House panel unveils rules changes to allow remote voting, hearings

House panel unveils rules changes to allow remote voting, hearings
© Greg Nash

House Rules Committee Chairman Jim McGovern (D-Mass.) on Wednesday unveiled a measure that would allow a form of remote floor voting and virtual committee hearings so that lawmakers can continue legislative operations while away from the Capitol during the coronavirus pandemic.

The resolution would allow proxy voting, in which absent House members could authorize other members physically present in the House chamber to cast votes on their behalf. It would also permit virtual committee proceedings and authorize a study on how the House could use technology to allow members to participate in floor debate remotely.

"Experts are warning that we could see a second surge of coronavirus cases in the coming months. Should more lockdowns come quickly, I don’t want us to look back then and wish we made changes now. We cannot risk Congress grinding to a halt because of this virus. We need to act," McGovern said in a statement.


McGovern's committee will vote Wednesday evening to advance the resolution to the House floor. The full House is expected to vote on the rules changes on Thursday.

The 13-member Rules panel typically meets in a small room on the third floor of the Capitol. But in order to adhere to physical distancing guidelines, the Rules Committee will instead meet in the cavernous House Ways and Means Committee room — the setting for President TrumpDonald John TrumpDavis: Supreme Court decision is bad news for Trump, good news for Vance Meadows trying to root out suspected White House leakers by feeding them info: Axios Pressley hits DeVos over reopening schools: 'I wouldn't trust you to care for a house plant let alone my child' MORE's impeachment inquiry hearings last fall — to ensure everyone can be at least 6 feet apart.

McGovern's office noted in a statement that the Office of the Attending Physician is advising people attending Wednesday's hearing to wear face coverings.

Republicans are not expected to back the proposed rules changes, arguing that lawmakers should still show up to vote in person. The House GOP leadership issued a notice on Tuesday urging members to vote against the resolution before the text was publicly released Wednesday morning.

“To be sure, there are appropriate precautions and adaptations we can and should follow. But I believe we already have existing tools to continue the people’s work without introducing brand-new, constitutionally untested processes that risk erosion of our normal practice. For even a temporary measure to deal with a crisis today becomes the precedent we follow tomorrow," Rep. Tom ColeThomas (Tom) Jeffrey ColeBipartisan lawmakers introduce bill to limit further expansion of 2001 Authorization for Use of Military Force Democrats sidestep budget deal by seeking 0B in emergency spending Cheney clashes with Trump MORE (Okla.), the top Republican on the House Rules Committee, said in a statement.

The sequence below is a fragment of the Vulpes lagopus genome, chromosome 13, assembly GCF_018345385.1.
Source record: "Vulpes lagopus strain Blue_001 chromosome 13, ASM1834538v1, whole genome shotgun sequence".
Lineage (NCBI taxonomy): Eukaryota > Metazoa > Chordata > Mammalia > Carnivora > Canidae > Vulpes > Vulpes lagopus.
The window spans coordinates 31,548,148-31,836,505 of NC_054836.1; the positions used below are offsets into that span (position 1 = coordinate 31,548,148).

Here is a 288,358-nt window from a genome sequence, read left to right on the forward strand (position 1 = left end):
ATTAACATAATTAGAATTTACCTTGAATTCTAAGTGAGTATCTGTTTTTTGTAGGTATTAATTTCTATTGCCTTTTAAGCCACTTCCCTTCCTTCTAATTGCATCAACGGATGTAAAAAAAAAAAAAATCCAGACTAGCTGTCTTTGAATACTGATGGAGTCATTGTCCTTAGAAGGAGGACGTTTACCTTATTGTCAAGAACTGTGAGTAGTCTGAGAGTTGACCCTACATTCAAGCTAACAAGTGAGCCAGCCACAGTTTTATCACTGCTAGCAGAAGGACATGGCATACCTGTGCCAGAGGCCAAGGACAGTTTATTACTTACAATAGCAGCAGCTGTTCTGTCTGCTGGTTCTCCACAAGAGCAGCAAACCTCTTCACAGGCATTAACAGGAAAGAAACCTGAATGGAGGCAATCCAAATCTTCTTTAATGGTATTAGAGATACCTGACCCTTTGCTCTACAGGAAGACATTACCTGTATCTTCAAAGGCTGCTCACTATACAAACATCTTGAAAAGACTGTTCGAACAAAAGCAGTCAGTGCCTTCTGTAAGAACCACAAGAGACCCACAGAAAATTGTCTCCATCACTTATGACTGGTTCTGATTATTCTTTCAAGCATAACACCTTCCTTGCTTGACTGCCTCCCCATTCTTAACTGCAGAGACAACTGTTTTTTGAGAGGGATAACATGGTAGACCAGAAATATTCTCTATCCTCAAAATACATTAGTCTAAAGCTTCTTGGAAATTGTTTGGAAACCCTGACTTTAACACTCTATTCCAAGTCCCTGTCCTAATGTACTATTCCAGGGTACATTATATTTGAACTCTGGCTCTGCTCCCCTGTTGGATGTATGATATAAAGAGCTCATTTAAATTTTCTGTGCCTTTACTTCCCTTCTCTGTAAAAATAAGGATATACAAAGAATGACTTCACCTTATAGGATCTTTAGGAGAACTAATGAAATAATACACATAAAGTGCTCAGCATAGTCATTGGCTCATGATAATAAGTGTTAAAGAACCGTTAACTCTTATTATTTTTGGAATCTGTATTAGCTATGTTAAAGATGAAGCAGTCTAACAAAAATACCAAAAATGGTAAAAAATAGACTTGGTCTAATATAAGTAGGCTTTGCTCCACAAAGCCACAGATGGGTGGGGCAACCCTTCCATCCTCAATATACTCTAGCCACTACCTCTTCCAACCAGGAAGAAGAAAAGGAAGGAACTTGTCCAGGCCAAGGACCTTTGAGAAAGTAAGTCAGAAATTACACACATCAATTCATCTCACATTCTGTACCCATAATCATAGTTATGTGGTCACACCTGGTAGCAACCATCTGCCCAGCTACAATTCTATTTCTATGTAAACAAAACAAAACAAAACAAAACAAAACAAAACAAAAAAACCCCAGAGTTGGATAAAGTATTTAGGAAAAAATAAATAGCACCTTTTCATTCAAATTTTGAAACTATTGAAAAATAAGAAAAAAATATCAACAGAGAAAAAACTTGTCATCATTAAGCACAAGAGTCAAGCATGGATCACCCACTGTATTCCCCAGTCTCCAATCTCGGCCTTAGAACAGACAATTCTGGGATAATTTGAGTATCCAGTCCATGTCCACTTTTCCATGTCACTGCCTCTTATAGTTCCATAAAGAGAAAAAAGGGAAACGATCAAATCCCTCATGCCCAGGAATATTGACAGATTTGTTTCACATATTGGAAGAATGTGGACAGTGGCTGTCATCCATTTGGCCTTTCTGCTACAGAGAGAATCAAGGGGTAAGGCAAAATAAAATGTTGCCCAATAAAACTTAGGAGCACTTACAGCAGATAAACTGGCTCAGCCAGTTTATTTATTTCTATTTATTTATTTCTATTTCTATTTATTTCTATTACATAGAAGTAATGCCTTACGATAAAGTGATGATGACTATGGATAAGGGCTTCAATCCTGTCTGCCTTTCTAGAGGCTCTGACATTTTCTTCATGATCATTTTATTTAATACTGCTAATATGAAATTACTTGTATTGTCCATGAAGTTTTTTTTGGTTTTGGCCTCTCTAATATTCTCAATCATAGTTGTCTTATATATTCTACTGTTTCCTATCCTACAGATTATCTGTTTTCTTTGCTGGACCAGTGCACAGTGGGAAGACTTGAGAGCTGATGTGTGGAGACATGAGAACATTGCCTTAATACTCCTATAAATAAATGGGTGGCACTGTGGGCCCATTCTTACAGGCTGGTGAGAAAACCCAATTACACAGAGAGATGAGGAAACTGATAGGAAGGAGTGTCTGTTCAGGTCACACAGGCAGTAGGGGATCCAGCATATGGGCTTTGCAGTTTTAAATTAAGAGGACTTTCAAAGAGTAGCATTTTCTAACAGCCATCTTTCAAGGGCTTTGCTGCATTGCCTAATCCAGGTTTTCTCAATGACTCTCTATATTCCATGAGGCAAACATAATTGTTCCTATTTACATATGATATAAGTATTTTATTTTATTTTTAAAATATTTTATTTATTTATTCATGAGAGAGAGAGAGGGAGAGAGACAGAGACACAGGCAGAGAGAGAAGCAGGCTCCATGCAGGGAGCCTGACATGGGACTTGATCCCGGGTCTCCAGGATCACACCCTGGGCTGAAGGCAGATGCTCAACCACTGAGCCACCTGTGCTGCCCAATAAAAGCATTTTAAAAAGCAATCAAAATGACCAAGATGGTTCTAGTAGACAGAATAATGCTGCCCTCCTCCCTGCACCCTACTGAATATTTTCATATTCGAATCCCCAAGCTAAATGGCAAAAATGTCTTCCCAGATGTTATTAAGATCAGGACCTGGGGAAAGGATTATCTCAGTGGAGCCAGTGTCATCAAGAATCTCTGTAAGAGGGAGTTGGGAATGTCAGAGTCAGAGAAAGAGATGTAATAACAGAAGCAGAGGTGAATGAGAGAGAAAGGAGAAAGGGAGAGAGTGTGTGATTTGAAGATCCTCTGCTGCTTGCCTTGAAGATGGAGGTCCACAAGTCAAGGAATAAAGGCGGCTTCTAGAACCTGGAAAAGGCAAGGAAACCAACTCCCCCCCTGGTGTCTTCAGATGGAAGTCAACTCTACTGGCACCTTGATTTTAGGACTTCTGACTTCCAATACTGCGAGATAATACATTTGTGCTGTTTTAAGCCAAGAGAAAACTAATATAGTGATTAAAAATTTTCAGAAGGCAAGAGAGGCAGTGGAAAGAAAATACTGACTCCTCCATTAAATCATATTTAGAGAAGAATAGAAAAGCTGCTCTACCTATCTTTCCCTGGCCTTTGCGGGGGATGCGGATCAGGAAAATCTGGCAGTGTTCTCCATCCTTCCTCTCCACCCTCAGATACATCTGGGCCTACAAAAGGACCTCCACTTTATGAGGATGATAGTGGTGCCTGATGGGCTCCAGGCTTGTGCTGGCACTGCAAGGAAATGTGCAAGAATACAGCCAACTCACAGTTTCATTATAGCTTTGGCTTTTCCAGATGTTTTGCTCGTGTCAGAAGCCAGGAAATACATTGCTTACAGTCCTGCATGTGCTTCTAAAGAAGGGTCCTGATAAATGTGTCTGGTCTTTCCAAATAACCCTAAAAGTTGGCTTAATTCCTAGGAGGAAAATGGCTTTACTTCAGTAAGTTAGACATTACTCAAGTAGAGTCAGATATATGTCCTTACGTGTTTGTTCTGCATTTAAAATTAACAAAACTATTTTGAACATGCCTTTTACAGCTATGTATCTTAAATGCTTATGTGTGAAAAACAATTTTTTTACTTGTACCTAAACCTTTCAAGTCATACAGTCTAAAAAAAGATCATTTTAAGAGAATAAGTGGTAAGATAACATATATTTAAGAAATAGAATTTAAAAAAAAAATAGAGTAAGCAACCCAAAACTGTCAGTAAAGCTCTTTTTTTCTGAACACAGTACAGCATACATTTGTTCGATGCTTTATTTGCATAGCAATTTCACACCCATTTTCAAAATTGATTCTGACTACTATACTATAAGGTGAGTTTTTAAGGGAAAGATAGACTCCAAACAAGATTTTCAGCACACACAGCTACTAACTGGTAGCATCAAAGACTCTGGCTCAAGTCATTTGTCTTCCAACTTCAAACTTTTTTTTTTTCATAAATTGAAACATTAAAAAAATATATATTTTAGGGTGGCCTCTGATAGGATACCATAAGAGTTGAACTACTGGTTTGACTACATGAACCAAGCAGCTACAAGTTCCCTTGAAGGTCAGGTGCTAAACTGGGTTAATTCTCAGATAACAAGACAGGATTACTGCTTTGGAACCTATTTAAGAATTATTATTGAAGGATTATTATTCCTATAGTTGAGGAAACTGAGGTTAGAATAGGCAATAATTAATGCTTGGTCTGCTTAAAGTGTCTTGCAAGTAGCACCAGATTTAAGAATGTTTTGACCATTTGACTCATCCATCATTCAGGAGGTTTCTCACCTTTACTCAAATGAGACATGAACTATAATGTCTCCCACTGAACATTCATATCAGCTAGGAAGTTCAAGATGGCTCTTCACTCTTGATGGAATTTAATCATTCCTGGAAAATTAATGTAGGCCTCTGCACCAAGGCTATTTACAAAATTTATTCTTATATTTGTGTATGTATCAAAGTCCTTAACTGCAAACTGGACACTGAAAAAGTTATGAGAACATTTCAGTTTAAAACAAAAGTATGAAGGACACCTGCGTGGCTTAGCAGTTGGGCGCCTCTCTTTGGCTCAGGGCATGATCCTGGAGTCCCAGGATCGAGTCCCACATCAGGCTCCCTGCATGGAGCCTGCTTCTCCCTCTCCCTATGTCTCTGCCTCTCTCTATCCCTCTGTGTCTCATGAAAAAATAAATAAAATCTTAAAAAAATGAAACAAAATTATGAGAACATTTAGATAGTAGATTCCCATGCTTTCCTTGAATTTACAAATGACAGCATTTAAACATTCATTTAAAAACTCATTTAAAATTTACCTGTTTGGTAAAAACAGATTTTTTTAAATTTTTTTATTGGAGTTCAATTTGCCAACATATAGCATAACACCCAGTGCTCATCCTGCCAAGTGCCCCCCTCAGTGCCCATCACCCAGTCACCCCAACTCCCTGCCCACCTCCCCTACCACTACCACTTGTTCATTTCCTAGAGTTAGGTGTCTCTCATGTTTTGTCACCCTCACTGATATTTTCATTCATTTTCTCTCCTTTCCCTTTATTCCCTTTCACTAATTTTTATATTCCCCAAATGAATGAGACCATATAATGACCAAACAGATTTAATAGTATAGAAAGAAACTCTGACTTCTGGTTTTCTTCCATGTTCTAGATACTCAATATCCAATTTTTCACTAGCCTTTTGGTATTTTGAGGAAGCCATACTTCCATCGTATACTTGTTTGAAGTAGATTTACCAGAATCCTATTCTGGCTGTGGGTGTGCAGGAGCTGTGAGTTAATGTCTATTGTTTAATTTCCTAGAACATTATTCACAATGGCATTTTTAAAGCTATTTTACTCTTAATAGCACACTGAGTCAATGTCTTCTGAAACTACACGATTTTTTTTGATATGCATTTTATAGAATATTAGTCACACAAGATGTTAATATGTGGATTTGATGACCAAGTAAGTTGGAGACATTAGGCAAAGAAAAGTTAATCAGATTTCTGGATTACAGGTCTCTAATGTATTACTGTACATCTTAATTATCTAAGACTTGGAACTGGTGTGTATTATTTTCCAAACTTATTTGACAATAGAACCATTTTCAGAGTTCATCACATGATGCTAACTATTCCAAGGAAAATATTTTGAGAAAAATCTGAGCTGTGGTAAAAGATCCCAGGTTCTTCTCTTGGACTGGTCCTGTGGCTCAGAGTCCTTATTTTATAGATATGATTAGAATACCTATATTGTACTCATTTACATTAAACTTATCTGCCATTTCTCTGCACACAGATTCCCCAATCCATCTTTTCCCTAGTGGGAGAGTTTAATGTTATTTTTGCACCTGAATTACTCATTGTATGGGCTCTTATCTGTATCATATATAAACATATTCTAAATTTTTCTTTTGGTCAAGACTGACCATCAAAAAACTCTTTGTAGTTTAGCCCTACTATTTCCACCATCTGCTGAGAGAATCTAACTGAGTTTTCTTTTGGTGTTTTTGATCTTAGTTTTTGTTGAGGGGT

House members will also be in Washington on Thursday to vote on interim legislation to renew funding for the small-business loans programs and provide additional funding for hospitals. The Senate passed the bill by voice vote on Tuesday.

McGovern had initially endorsed the idea of proxy voting last week as the best way to vote remotely if members are unable to travel or be in the Capitol during the pandemic.

But the resolution goes further than allowing proxy voting for bills on the House floor and expands virtual activity to committee hearings and markups, as some lawmakers had demanded.

Witnesses would be able to appear for hearings remotely and committee members could cast votes on bills considered in committee. The ability to conduct virtual committee activity also would not be limited to action on the coronavirus, meaning lawmakers could conduct work on annual measures such as appropriations.

The rules changes would only be in effect for 60 days and could be renewed if necessary.

In order to vote by proxy, a member would have to submit a signed letter to the House clerk authorizing another member to vote on their behalf and stating how they should vote on the legislation up for a vote.

In the case of an unscheduled vote, such as a procedural motion, the House would hold the vote open to allow time for absent members to send voting instructions to their proxies.

Members would also be able to revoke or change their proxies if needed, either by showing up to vote themselves or sending another letter to the House clerk.